That’s what we want for all of our clients. We don’t generally want our clients to do a reaffirmation. I use this example. When a person comes to me, oftentimes they’re in such a severe debt situation that they feel like they’re in quicksand. They’re in the quicksand and they’re sinking. They need some help, so they hire somebody like me, which they pay money to me to help them. They hire me, I go get a pole and I pull them out of the quicksand. Now they’re out of the situation where they’re sinking. Then they say, “Oh, but my creditor, the lender on my car loan, wants me to reaffirm the debt, so I’m just going to step back into the quicksand again.”

Well, that’s not a good idea. In almost all cases, we’re going to recommend to our clients that they not reaffirm the debt, because they are exposing themselves to the risk of what is called a deficiency judgement. If the creditor repossesses your car and sells the car at an auction, and recovers maybe 35%, 40% of the amount that you owe on that car, then the difference is called a deficiency. If they have a debt of $20,000 and they sell the car for 10, the deficiency is $10,000. Then they would have the right, if you reaffirm the debt, to come after your for that $10,000 by getting your judgement and garnishing your wages. If you did not reaffirm, they couldn’t. You just surrender the car. If you did reaffirm, then they would be able to sue you, get a judgement against you, and garnish your wages to recover that $10,000. You could not file bankruptcy again because you’ve already filed bankruptcy and you can’t do it again for 8 more years.

That’s the reason that we generally do not want our clients to reaffirm the debt. I won’t say that it wouldn’t be in your best interest in every situation, because it may be that the company that has your car loan is one of the creditors that simply requires that you reaffirm the debt in order to keep the car. The only 2 lenders that we deal with in that situation in Arizona is Arizona Federal Credit Union and Ford Motor Credit. If you have either of those creditors as the one that loans you the money to buy your car, then you’re going to reaffirm that debt in order to keep the car.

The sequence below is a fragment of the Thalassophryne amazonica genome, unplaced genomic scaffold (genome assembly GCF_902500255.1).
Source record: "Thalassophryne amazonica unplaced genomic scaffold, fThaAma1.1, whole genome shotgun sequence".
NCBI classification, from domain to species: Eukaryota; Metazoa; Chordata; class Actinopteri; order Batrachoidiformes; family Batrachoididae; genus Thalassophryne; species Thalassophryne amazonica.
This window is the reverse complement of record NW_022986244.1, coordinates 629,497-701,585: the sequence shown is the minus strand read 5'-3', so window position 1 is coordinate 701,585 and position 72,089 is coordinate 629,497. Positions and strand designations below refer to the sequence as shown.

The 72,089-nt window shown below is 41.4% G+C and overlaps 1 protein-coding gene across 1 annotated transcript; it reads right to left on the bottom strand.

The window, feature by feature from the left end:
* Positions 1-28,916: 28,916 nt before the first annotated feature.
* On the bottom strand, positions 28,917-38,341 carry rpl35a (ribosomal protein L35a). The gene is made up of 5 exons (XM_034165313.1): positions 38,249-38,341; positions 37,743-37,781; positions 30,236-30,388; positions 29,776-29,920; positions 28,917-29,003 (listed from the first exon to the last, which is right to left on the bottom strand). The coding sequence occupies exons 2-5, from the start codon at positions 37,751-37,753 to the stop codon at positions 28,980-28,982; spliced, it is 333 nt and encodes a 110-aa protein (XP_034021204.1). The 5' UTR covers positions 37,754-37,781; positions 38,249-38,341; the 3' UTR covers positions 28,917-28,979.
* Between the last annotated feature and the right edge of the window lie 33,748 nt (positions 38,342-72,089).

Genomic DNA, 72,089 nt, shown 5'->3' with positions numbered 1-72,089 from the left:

We’re saying that, if you don’t have those 2 creditors, the best approach is not to reaffirm the debt, and you may want to consider just doing what we call retain and pay, meaning, I’m going to continue to pay all the payments that are due, and I’m going to pay it on time, and I’m going to keep the car insured, but if something happens down the road and I can’t afford to make the car payments, I can always just surrender the car and not owe them any more money.

Those are the options that we talk about. Reaffirmation involves a requirement that the court actually approve it, so even if a person signs the reaffirmation agreement, they have time to make that decision again and say, “You know what? I’ve changed my mind. I’m going to revoke that reaffirmation agreement.” Or it may be that you decide that you want to reaffirm, and the judge evaluates it and says, “This is not in your best interest. I’m not going to approve your request to reaffirm the debt.”